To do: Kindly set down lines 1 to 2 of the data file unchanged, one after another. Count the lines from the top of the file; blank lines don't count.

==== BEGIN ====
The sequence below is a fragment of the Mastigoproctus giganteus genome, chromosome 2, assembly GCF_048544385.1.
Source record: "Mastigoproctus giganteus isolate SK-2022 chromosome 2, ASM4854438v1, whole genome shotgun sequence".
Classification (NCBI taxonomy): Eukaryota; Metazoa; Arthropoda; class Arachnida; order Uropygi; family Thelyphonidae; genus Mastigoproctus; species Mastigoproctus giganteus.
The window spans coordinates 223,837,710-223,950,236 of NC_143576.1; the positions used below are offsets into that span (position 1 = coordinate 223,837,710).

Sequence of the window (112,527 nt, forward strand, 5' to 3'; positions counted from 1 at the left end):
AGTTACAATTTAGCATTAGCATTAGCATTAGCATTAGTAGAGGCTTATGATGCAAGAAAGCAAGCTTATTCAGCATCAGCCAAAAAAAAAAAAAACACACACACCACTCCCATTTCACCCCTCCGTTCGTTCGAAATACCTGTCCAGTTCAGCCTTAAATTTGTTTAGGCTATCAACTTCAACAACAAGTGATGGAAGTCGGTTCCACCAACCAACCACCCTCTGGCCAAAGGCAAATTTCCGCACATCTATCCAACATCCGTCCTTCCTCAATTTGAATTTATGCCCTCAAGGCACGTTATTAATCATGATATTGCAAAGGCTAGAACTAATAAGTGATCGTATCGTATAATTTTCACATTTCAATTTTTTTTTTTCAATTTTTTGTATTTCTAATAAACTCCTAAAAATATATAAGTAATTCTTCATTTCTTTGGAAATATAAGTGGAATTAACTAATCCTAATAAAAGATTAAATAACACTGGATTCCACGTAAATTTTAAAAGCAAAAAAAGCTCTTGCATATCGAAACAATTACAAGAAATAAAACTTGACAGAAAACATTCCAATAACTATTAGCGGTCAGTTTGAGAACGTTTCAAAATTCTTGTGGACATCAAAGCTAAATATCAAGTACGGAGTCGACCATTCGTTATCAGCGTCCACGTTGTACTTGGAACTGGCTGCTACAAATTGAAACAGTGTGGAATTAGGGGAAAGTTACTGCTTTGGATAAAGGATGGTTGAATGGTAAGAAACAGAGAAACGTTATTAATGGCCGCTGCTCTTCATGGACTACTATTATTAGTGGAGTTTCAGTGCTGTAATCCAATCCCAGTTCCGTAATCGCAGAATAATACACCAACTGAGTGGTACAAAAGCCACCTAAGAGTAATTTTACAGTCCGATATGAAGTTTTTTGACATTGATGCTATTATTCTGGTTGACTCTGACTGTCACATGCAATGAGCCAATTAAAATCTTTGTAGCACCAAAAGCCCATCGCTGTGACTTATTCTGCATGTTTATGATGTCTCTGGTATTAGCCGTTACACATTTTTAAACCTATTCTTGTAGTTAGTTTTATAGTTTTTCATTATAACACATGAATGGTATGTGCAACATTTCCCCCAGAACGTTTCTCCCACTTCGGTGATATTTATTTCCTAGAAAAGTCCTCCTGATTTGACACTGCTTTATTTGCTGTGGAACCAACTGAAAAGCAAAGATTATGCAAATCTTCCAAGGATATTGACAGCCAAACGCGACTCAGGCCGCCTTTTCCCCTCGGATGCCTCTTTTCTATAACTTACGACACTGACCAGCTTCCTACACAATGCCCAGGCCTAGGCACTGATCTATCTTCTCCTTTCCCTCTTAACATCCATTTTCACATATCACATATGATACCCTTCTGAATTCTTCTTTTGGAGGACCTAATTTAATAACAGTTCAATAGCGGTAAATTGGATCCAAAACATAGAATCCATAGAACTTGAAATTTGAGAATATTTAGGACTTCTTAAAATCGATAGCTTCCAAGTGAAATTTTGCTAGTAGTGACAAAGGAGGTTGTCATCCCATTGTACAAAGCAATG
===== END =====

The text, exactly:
The sequence below is a fragment of the Mastigoproctus giganteus genome, chromosome 2, assembly GCF_048544385.1.
Source record: "Mastigoproctus giganteus isolate SK-2022 chromosome 2, ASM4854438v1, whole genome shotgun sequence".